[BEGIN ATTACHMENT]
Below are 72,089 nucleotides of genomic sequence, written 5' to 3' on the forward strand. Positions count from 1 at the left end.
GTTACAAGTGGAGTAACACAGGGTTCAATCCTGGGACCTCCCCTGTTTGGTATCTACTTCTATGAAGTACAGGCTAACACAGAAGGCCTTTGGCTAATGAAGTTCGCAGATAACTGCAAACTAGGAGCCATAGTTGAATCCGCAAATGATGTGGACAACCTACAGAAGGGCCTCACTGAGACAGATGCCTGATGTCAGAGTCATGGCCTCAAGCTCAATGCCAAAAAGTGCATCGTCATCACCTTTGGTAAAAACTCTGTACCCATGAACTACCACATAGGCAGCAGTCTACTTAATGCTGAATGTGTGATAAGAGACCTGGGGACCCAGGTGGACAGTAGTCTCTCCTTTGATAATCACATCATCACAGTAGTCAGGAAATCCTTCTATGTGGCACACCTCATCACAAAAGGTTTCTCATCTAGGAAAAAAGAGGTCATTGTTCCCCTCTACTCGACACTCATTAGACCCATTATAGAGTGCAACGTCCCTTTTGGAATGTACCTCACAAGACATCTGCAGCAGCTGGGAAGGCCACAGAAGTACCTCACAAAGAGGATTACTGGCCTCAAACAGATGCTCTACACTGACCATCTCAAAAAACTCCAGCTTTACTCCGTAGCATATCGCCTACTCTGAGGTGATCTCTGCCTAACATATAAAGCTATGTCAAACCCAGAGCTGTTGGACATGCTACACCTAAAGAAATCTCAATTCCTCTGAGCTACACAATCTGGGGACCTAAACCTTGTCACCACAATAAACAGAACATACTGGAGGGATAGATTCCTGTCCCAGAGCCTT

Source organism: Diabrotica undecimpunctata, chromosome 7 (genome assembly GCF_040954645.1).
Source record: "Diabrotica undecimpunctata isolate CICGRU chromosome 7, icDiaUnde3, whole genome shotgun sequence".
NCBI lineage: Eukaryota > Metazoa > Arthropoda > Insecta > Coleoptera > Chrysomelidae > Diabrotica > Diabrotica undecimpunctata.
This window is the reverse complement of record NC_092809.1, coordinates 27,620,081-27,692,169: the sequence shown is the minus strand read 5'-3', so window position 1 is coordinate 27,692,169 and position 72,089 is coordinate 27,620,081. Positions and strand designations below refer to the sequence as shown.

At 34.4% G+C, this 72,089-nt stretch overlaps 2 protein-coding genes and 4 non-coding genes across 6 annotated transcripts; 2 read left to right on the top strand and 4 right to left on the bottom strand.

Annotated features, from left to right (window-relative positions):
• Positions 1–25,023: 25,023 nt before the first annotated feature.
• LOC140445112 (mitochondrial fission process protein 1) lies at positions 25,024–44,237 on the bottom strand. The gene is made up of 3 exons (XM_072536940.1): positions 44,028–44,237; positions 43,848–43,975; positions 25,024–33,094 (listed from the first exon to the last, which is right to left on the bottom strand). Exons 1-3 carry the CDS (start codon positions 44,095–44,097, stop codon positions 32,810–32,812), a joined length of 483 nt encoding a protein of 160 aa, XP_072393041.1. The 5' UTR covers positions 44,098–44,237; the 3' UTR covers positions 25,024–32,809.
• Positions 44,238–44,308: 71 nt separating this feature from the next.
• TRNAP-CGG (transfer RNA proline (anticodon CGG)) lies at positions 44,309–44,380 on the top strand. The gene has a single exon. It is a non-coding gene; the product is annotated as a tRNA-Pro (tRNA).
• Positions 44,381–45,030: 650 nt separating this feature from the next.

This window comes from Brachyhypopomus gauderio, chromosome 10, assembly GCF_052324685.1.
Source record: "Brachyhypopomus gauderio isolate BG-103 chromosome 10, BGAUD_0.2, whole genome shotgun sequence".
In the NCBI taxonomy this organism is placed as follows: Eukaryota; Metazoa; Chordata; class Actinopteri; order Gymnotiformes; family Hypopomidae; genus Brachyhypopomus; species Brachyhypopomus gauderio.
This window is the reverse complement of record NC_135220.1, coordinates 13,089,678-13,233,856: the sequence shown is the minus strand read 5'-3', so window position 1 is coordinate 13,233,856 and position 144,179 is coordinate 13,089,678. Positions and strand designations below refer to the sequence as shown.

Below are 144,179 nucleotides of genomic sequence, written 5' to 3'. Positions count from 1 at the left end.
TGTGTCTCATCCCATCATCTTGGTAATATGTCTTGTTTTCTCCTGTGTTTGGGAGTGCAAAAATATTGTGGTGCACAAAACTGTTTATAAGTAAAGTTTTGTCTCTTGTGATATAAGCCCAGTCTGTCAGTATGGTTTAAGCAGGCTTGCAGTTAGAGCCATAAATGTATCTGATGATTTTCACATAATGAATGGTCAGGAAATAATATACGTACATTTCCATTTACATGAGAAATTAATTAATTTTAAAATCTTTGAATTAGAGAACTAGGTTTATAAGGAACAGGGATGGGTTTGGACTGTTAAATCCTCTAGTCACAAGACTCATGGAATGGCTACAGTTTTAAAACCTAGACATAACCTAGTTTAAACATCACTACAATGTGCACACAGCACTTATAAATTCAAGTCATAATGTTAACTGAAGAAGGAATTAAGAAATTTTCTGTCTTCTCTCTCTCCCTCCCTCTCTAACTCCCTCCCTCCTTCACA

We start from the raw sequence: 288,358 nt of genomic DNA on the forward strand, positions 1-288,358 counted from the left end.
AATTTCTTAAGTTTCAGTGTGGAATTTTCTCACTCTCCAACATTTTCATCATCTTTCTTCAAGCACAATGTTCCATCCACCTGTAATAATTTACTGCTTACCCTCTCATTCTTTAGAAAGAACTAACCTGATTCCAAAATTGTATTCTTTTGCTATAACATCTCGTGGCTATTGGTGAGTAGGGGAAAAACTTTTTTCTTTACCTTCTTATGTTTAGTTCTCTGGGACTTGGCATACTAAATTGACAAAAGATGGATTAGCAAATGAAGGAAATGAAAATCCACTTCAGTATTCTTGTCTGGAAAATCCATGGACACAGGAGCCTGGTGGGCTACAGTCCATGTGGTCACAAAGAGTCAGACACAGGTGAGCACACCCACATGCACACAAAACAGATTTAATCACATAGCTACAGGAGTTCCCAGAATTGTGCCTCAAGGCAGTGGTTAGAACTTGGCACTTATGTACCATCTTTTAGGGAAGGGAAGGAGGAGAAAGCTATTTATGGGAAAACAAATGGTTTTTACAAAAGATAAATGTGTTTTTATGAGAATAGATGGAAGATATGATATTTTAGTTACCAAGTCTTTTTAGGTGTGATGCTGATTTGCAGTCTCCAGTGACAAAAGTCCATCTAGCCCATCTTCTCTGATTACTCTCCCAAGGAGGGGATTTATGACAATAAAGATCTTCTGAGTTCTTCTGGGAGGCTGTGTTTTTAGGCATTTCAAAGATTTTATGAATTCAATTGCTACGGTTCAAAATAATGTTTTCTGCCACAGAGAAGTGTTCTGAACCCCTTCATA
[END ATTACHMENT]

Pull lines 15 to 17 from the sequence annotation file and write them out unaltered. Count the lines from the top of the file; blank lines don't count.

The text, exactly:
Source record: "Brachyhypopomus gauderio isolate BG-103 chromosome 10, BGAUD_0.2, whole genome shotgun sequence".
In the NCBI taxonomy this organism is placed as follows: Eukaryota; Metazoa; Chordata; class Actinopteri; order Gymnotiformes; family Hypopomidae; genus Brachyhypopomus; species Brachyhypopomus gauderio.
This window is the reverse complement of record NC_135220.1, coordinates 13,089,678-13,233,856: the sequence shown is the minus strand read 5'-3', so window position 1 is coordinate 13,233,856 and position 144,179 is coordinate 13,089,678. Positions and strand designations below refer to the sequence as shown.